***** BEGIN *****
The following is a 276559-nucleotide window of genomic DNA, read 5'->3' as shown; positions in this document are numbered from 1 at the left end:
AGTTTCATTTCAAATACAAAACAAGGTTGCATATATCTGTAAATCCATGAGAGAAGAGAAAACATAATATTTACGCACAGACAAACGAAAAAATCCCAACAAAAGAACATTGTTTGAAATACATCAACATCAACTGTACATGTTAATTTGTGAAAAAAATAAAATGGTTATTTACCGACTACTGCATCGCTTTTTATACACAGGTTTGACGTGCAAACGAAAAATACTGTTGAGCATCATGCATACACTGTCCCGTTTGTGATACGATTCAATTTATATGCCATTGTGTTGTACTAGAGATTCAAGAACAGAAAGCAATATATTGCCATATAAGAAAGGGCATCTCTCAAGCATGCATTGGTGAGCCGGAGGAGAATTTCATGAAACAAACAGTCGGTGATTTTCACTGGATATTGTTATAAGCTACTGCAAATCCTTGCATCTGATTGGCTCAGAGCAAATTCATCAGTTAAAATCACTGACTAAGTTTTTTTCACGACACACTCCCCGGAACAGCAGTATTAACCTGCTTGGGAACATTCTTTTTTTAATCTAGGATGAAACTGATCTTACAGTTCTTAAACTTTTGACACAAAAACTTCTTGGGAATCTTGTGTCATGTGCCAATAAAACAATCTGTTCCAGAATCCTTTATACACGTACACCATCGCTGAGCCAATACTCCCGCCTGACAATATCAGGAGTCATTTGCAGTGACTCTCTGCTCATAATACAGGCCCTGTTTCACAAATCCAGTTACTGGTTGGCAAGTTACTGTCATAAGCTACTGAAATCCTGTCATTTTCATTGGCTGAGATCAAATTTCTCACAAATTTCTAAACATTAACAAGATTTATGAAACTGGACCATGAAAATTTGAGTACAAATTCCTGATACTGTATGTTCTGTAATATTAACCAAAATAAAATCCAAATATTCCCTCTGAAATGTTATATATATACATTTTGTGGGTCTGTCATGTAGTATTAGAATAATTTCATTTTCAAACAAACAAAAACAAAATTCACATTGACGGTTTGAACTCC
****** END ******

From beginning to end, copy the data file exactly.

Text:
The following is a 276559-nucleotide window of genomic DNA, read 5'->3' as shown; positions in this document are numbered from 1 at the left end:
AGTTTCATTTCAAATACAAAACAAGGTTGCATATATCTGTAAATCCATGAGAGAAGAGAAAACATAATATTTACGCACAGACAAACGAAAAAATCCCAACAAAAGAACATTGTTTGAAATACATCAACATCAACTGTACATGTTAATTTGTGAAAAAAATAAAATGGTTATTTACCGACTACTGCATCGCTTTTTATACACAGGTTTGACGTGCAAACGAAAAATACTGTTGAGCATCATGCATACACTGTCCCGTTTGTGATACGATTCAATTTATATGCCATTGTGTTGTACTAGAGATTCAAGAACAGAAAGCAATATATTGCCATATAAGAAAGGGCATCTCTCAAGCATGCATTGGTGAGCCGGAGGAGAATTTCATGAAACAAACAGTCGGTGATTTTCACTGGATATTGTTATAAGCTACTGCAAATCCTTGCATCTGATTGGCTCAGAGCAAATTCATCAGTTAAAATCACTGACTAAGTTTTTTTCACGACACACTCCCCGGAACAGCAGTATTAACCTGCTTGGGAACATTCTTTTTTTAATCTAGGATGAAACTGATCTTACAGTTCTTAAACTTTTGACACAAAAACTTCTTGGGAATCTTGTGTCATGTGCCAATAAAACAATCTGTTCCAGAATCCTTTATACACGTACACCATCGCTGAGCCAATACTCCCGCCTGACAATATCAGGAGTCATTTGCAGTGACTCTCTGCTCATAATACAGGCCCTGTTTCACAAATCCAGTTACTGGTTGGCAAGTTACTGTCATAAGCTACTGAAATCCTGTCATTTTCATTGGCTGAGATCAAATTTCTCACAAATTTCTAAACATTAACAAGATTTATGAAACTGGACCATGAAAATTTGAGTACAAATTCCTGATACTGTATGTTCTGTAATATTAACCAAAATAAAATCCAAATATTCCCTCTGAAATGTTATATATATACATTTTGTGGGTCTGTCATGTAGTATTAGAATAATTTCATTTTCAAACAAACAAAAACAAAATTCACATTGACGGTTTGAACTCC